Paying for College

There are many sources of financial assistance available to help pay for college. Here we review the different types of financial aid, forms everyone should fill out, a comprehensive list of scholarship opportunities, some strategies for reducing costs and more.

College costs can vary dramatically depending on their type, location, and other factors, ranging from $2,000 per year for a part-time student at a two-year college to more than $60,000 per year for a full-time student at an elite private university. Obviously then, the type of college you choose is going to have a big impact on the amount of money you may end up paying for your education. But understanding how much each college might actually cost is more complex than simply looking for prices on their respective websites. That's because the “sticker price” of each school is only a general guideline–most schools, along with federal and state governments and some private entities, offer various scholarships, grants and loans that can help to reduce the financial burden of college. Understanding the various options for financial assistance (and how they apply to you) is crucial to developing a clear perspective on how much college might actually cost. As we will see, the end results are not always as intuitive as they may seem. A seemingly “cheap” school that offers no financial aid could end up costing you more than an “expensive” school that offers a significant scholarship package.

Let's take a step back for a minute and look at paying for college through a broader lens. No matter who you are, no matter what college you choose, or what you plan to major in, there are really only three potential sources of money for college:

1. Cash

2. Loans

3. Scholarships

Everyone pays for college using some combination of these three, so the more you have of one, the less you need of the others. The trick to making college most affordable is to keep your cash payments and loans to a minimum, which means earning as many scholarships as possible. It’s important to note that scholarships are free money that do not need to be repaid (unlike cash or loans) so the more scholarships you can get, the less you will have to pay for your college education.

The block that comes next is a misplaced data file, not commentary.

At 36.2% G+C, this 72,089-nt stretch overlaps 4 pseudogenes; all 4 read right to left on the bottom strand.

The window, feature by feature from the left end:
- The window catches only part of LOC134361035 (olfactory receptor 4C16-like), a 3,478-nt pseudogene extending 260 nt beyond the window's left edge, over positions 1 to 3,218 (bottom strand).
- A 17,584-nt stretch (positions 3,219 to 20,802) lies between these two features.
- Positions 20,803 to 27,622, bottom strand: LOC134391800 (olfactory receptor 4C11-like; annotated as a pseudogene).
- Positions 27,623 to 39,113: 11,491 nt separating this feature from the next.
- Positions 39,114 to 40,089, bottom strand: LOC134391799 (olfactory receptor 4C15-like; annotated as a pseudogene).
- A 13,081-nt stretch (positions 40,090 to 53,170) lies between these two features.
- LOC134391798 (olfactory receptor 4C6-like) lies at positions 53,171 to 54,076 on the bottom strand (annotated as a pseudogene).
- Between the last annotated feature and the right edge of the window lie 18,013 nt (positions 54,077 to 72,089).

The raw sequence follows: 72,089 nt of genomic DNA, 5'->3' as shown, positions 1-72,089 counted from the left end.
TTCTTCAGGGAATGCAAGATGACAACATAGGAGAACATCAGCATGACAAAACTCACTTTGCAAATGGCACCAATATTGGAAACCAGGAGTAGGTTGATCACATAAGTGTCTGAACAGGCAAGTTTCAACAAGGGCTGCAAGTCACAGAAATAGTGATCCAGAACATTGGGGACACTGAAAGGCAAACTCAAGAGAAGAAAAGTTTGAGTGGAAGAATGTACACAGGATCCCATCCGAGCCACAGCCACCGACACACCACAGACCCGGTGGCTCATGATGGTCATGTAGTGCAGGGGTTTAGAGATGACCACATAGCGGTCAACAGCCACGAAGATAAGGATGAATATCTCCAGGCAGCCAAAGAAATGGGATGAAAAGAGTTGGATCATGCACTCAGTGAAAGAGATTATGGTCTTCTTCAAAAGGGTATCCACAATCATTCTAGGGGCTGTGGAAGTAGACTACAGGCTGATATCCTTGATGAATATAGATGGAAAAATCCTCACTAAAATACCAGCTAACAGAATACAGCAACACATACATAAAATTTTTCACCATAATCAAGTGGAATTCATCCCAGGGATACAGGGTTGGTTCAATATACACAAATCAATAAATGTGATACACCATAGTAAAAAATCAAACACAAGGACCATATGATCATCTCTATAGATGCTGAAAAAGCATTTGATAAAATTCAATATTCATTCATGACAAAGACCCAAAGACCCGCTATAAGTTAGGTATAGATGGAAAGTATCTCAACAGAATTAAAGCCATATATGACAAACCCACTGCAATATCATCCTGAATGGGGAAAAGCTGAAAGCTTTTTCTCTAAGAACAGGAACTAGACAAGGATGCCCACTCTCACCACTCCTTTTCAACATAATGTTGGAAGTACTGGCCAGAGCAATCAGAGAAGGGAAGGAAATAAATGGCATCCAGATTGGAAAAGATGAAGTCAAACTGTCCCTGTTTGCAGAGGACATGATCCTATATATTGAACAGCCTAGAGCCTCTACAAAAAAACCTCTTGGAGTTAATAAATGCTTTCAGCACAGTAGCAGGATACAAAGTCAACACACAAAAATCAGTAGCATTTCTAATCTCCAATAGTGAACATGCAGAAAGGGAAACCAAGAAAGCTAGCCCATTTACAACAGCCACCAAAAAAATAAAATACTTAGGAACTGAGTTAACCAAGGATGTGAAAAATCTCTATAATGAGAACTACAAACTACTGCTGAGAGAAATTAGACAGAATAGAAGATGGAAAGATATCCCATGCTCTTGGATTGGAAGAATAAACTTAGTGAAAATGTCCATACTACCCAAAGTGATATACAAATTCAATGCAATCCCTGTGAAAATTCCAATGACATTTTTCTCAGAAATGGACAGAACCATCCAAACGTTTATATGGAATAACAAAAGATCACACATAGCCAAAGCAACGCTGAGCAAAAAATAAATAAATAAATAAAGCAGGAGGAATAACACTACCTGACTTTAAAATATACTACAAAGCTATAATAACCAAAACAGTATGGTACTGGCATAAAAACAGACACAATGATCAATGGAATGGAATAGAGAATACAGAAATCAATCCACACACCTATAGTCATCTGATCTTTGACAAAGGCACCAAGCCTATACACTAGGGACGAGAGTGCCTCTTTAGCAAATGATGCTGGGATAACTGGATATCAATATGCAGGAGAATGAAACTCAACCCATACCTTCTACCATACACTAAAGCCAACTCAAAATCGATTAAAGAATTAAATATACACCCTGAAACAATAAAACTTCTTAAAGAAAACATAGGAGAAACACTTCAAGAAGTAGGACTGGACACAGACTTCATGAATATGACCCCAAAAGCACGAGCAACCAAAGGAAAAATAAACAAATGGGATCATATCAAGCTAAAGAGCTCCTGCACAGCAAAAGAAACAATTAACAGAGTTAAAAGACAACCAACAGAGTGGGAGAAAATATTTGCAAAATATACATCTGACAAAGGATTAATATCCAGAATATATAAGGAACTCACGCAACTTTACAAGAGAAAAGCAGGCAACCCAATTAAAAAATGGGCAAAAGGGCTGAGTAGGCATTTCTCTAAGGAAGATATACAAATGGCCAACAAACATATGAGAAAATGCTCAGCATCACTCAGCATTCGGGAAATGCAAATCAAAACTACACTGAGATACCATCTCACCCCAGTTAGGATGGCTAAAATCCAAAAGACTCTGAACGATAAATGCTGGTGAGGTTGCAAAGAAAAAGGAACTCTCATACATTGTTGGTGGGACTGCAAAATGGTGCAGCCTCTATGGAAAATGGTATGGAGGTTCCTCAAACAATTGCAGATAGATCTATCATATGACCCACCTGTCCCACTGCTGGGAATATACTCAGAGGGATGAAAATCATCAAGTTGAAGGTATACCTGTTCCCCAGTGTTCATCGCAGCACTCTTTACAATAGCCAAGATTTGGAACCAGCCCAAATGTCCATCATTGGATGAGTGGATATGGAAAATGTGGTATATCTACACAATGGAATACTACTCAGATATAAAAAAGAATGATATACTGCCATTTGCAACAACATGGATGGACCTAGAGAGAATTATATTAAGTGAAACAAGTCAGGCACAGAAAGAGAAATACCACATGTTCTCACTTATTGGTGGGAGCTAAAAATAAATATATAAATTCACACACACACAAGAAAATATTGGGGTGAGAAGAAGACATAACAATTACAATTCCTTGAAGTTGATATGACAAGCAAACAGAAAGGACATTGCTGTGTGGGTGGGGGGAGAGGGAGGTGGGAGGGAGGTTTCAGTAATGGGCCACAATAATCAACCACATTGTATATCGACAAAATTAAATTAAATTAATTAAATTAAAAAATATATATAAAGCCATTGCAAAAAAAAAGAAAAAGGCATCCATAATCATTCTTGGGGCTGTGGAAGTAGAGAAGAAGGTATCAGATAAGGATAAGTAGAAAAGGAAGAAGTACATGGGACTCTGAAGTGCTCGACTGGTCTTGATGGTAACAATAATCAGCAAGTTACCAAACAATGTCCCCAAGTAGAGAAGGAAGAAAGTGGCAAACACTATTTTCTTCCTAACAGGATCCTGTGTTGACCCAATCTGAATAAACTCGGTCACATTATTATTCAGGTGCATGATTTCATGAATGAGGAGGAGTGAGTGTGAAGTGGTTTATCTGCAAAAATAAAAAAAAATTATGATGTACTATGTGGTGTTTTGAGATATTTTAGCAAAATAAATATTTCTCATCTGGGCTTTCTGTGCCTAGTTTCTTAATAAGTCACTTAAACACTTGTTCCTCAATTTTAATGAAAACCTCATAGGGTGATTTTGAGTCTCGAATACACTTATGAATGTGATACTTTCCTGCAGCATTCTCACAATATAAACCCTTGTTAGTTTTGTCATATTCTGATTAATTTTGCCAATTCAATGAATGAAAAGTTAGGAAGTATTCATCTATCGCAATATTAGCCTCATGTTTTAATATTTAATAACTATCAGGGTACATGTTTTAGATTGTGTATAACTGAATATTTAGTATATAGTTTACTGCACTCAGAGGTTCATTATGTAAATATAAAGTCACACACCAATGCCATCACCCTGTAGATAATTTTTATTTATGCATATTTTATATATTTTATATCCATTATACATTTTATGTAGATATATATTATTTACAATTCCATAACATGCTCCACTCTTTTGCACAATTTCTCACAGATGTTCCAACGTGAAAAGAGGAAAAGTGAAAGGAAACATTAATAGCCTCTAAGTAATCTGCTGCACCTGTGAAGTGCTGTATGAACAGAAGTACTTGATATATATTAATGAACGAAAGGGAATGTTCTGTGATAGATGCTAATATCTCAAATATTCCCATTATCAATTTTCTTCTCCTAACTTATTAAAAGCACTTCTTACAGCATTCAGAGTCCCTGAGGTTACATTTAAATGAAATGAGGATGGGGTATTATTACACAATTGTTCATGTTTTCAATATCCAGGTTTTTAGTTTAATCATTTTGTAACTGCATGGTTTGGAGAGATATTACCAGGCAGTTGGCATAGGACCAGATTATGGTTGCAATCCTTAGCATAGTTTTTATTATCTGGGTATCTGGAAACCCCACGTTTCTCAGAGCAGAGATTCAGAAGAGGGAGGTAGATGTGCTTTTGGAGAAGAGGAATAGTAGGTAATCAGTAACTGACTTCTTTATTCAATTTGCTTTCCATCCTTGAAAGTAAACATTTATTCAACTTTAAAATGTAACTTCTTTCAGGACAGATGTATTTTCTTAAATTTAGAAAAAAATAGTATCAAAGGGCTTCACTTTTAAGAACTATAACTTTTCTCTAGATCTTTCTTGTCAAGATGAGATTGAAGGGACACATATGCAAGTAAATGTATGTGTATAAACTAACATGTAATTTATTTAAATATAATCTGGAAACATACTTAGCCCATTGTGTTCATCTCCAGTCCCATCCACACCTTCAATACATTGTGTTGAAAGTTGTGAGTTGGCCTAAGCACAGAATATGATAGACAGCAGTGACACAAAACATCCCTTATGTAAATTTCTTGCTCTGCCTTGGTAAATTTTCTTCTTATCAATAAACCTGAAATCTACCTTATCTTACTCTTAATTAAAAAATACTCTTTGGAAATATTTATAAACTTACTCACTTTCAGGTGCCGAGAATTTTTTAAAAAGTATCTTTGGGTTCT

Everyone pays for college using some combination of these three, so the more you have of one, the less you need of the others. The trick to making college most affordable is to keep your cash payments and loans to a minimum, which means earning as many scholarships as possible. It’s important to note that scholarships are free money that do not need to be repaid (unlike cash or loans) so the more scholarships you can get, the less you will have to pay for your college education.

Many people mistakenly believe that scholarships are only available to a small percentage of elite students, or to those living in extreme poverty, but that’s not the case. There are a huge number of scholarship programs available to a wide variety of students, if you know when and where to look for them. And that’s precisely what we aim to help you with.

In order to earn as many scholarships as possible, you’re going to need a plan. The money may be free, but you still have to work for it. And it’s important to understand that there are many different things you’ll have to work on: filling out forms, writing essays, getting letters of recommendation and financial information from your parents and transcripts from your schools… it all requires a lot of time and preparation. But the students who invest the most effort are often rewarded with the most scholarships.